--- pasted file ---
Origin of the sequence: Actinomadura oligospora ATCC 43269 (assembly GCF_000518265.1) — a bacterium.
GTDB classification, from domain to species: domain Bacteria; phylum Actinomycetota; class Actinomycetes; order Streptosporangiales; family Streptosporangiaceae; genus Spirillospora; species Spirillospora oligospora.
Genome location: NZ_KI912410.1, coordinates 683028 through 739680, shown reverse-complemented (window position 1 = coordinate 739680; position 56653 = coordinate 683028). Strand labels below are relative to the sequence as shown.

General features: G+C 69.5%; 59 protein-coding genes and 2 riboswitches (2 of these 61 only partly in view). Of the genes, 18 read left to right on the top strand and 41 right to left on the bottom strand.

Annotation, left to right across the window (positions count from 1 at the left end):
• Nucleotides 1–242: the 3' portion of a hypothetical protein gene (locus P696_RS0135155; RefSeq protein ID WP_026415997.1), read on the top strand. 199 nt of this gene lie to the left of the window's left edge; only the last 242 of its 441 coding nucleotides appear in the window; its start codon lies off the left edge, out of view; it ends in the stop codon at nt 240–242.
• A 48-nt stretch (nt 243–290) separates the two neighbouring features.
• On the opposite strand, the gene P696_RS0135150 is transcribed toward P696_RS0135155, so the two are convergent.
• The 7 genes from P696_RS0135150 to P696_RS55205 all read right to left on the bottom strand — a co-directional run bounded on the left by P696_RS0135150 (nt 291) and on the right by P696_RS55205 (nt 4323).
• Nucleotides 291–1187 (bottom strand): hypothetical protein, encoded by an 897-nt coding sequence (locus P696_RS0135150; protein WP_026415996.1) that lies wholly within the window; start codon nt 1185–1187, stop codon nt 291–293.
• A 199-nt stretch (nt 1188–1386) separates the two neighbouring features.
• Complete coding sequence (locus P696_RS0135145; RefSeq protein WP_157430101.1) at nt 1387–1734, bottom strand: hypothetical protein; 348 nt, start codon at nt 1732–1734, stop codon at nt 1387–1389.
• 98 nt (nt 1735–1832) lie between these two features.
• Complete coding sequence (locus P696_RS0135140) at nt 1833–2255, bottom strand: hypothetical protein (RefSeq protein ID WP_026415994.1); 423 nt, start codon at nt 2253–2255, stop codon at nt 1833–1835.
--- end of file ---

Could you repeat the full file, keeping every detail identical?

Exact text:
Origin of the sequence: Actinomadura oligospora ATCC 43269 (assembly GCF_000518265.1) — a bacterium.
GTDB classification, from domain to species: domain Bacteria; phylum Actinomycetota; class Actinomycetes; order Streptosporangiales; family Streptosporangiaceae; genus Spirillospora; species Spirillospora oligospora.
Genome location: NZ_KI912410.1, coordinates 683028 through 739680, shown reverse-complemented (window position 1 = coordinate 739680; position 56653 = coordinate 683028). Strand labels below are relative to the sequence as shown.

General features: G+C 69.5%; 59 protein-coding genes and 2 riboswitches (2 of these 61 only partly in view). Of the genes, 18 read left to right on the top strand and 41 right to left on the bottom strand.

Annotation, left to right across the window (positions count from 1 at the left end):
• Nucleotides 1–242: the 3' portion of a hypothetical protein gene (locus P696_RS0135155; RefSeq protein ID WP_026415997.1), read on the top strand. 199 nt of this gene lie to the left of the window's left edge; only the last 242 of its 441 coding nucleotides appear in the window; its start codon lies off the left edge, out of view; it ends in the stop codon at nt 240–242.
• A 48-nt stretch (nt 243–290) separates the two neighbouring features.
• On the opposite strand, the gene P696_RS0135150 is transcribed toward P696_RS0135155, so the two are convergent.
• The 7 genes from P696_RS0135150 to P696_RS55205 all read right to left on the bottom strand — a co-directional run bounded on the left by P696_RS0135150 (nt 291) and on the right by P696_RS55205 (nt 4323).
• Nucleotides 291–1187 (bottom strand): hypothetical protein, encoded by an 897-nt coding sequence (locus P696_RS0135150; protein WP_026415996.1) that lies wholly within the window; start codon nt 1185–1187, stop codon nt 291–293.
• A 199-nt stretch (nt 1188–1386) separates the two neighbouring features.
• Complete coding sequence (locus P696_RS0135145; RefSeq protein WP_157430101.1) at nt 1387–1734, bottom strand: hypothetical protein; 348 nt, start codon at nt 1732–1734, stop codon at nt 1387–1389.
• 98 nt (nt 1735–1832) lie between these two features.
• Complete coding sequence (locus P696_RS0135140) at nt 1833–2255, bottom strand: hypothetical protein (RefSeq protein ID WP_026415994.1); 423 nt, start codon at nt 2253–2255, stop codon at nt 1833–1835.